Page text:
EPA Trims Ethanol Mandate for Gasoline as Biofuel Pressures Pump Prices

Source: By Katy Stech Ferek, Wall Street Journal • Posted: Wednesday, December 8, 2021

The decision comes as the price of ethanol has risen to its highest level in a decade

A motorist filled up in San Francisco last month. Refiners say ethanol prices have contributed to higher prices at the pump. Photo: Noah Berger/Associated Press

The EPA said it would require refiners to add 18.52 billion gallons of ethanol and other biofuels to be blended into gasoline for 2021—down from a mandate of 20.09 billion gallons previously set for 2020. Although 2021 is almost over, no mandate for the current year had yet been set.

Agency officials also lowered the amount required for 2020 to 17.13 billion gallons, down from the 20.09-billion-gallon target it had set in late 2019, the last time the blend rate was set.

Had the EPA kept the 2020 mandate at the previous level, refiners would have had to purchase credits from the market to comply with the law. Federal law allows them to add biofuel or buy credits. Some refiners who had held off on doing either for 2020 had lobbied for that relief after the pandemic depressed energy demand.

The decision was criticized by Emily Skor, chief executive of Growth Energy, a lobbying group for ethanol producers, who called the retroactive cuts “a giveaway to petroleum companies at the expense of rural families and future investment in low-carbon energy.”

“The Biden administration simply cannot meet its climate goals while retroactively rolling back low-carbon biofuel blending requirements to help oil refiners,” Ms. Skor said.

Biofuel supporters also said that a stronger mandate fit in with Mr. Biden’s climate goals. Scientists say ethanol burns more cleanly than traditional gasoline, reducing emissions that warm the planet.

At the same time, however, the EPA raised the proposed biofuel mandate for 2022 to 20.77 billion gallons, which it said would be the highest requirement ever.

The American Fuel & Petrochemical Manufacturers, which represents oil refineries, said the 2022 mandate would raise gas and diesel prices for U.S. drivers.

“This proposal will make things worse for refiners and consumers alike,” said the trade group’s president, Chet Thompson.

The action comes amid high gas prices that have contributed to inflation and clouded President Biden’s political agenda, including his plans to address climate change.

In recent weeks, Mr. Biden has asked the Federal Trade Commission to investigate whether the oil-and-gas industry was engaging in illegal conduct to keep prices high and agreed to tap the nation’s Strategic Petroleum Reserve to ease demand.

While he was campaigning for president, Mr. Biden said a strong biofuel mandate would help struggling rural economies where people find work at the country’s roughly 200 biorefineries. Top producers include Poet LLC, ADM andValero Energy Corp.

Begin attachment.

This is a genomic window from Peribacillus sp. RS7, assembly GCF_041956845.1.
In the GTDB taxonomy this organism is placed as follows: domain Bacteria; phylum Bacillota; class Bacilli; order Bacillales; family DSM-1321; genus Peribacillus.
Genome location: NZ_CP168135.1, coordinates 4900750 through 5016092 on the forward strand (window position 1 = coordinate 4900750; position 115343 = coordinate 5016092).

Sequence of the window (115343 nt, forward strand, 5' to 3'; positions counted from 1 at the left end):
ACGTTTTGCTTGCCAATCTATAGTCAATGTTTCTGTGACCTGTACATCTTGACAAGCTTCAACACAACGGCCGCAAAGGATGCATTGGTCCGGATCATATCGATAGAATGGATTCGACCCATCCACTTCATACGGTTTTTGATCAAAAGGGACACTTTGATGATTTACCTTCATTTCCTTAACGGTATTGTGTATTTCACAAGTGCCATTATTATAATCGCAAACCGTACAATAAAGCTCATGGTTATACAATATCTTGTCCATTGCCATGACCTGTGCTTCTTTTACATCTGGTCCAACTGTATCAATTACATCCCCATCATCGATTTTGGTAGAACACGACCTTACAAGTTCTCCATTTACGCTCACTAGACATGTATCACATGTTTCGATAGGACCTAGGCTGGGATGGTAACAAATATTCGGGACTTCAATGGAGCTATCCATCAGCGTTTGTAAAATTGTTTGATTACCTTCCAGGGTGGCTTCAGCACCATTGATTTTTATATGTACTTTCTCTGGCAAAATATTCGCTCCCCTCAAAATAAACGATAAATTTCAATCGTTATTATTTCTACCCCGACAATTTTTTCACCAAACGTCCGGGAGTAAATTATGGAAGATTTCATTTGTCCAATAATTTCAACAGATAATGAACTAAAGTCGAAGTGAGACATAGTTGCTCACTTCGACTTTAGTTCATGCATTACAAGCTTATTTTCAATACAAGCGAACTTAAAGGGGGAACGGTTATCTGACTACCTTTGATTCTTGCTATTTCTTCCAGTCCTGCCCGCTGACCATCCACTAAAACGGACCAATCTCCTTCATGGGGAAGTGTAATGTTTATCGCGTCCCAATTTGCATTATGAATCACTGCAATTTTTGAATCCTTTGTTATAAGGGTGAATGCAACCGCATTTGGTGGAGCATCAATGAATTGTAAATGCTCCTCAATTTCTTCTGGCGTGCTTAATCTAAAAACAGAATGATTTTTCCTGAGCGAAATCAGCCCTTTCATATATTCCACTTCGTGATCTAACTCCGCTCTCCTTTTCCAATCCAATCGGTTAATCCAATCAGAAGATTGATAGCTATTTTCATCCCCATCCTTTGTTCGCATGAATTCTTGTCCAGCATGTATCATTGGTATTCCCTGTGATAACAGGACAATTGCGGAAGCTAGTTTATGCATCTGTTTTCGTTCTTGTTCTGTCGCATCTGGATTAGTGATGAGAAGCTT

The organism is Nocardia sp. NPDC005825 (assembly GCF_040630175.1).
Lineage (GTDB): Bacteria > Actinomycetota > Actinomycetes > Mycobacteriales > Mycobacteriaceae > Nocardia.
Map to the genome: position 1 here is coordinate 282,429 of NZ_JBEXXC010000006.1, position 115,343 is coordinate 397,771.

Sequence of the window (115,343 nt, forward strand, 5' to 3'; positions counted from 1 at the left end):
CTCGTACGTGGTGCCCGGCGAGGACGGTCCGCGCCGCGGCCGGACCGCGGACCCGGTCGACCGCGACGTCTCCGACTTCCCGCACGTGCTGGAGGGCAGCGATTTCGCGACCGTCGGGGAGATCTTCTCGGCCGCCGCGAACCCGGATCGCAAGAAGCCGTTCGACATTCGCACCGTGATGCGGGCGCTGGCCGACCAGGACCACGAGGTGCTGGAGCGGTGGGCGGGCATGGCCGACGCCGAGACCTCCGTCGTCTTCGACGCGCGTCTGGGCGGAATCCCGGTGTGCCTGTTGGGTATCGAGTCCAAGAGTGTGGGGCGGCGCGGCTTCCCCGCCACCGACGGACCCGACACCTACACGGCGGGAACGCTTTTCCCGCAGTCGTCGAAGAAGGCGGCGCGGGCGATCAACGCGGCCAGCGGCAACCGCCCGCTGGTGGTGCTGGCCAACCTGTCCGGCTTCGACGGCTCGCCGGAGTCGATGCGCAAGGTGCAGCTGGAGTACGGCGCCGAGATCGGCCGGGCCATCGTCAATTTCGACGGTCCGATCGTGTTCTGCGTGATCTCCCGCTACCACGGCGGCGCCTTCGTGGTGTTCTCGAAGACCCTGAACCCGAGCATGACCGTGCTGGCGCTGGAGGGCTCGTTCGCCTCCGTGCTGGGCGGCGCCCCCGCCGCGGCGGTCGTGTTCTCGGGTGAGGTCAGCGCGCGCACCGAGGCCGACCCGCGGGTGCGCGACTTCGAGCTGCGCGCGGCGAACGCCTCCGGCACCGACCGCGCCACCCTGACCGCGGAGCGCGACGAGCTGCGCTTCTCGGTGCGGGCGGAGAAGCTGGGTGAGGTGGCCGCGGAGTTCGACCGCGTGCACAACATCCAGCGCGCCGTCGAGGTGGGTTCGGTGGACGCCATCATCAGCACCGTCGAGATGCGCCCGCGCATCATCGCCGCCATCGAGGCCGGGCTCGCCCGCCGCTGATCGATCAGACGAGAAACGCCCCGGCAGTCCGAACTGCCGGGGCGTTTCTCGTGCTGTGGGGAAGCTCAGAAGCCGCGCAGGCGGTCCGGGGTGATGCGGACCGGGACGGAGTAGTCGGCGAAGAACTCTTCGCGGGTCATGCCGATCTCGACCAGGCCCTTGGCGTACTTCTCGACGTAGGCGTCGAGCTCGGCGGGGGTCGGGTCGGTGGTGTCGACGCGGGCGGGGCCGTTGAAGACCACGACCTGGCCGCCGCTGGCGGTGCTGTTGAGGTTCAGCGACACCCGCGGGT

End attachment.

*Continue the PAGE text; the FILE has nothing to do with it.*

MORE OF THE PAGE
Sen. Joni Ernst, (R., Iowa)., called Tuesday’s decision “an about-face by President Joe Biden. “

“Iowa is the number one producer of ethanol in the country, and 85% of Iowans believe biofuel plays an integral part in our economy,” Ms. Ernst said.

The EPA sets blend rates under the so-called Renewable Fuel Standard, which was passed by Congress in 2005 to reduce foreign dependence on oil and reduce smog. It is supported by lawmakers in states that grow corn, the main ingredient in ethanol, but opposed by some oil refiners who balk at the cost of compliance. Almost all U.S. gasoline contains 10% ethanol.

The proposal isn’t final, and regulators said they would review public input before implementing it.

“Despite multiple challenging dynamics affecting the RFS program in recent years, EPA remains committed to the growth of biofuels in America as a critical strategy to secure a clean, zero-carbon energy future,” said EPA Administrator Michael S. Regan.

While the decision favored refiners, the Biden administration took several actions that favored agriculture and the biofuel industry, including raising the 2022 mandate.

The EPA said it would deny dozens of requests from small refineries who had asked for exemptions from the blending targets. The Trump administration had granted more oil refiner exemptions than the Obama administration in a way that amounted to 4.3 billion gallons of lost biofuel demand, according to an ethanol trade group.

In addition, the U.S. Department of Agriculture said it was allocating $800 million to support biofuel producers and infrastructure. This includes the $700 million to provide economic relief to biofuel producers and $100 million to expand the infrastructure for renewable fuels derived from U.S. agricultural products.

“Each agency’s actions align with President Biden’s commitment to promoting and advancing biofuels to help rural America and our nation’s farmers, and to honor the leadership role American agriculture plays in our fight against climate change,” the EPA said.

Write to Katy Stech Ferek at katherine.stech@wsj.com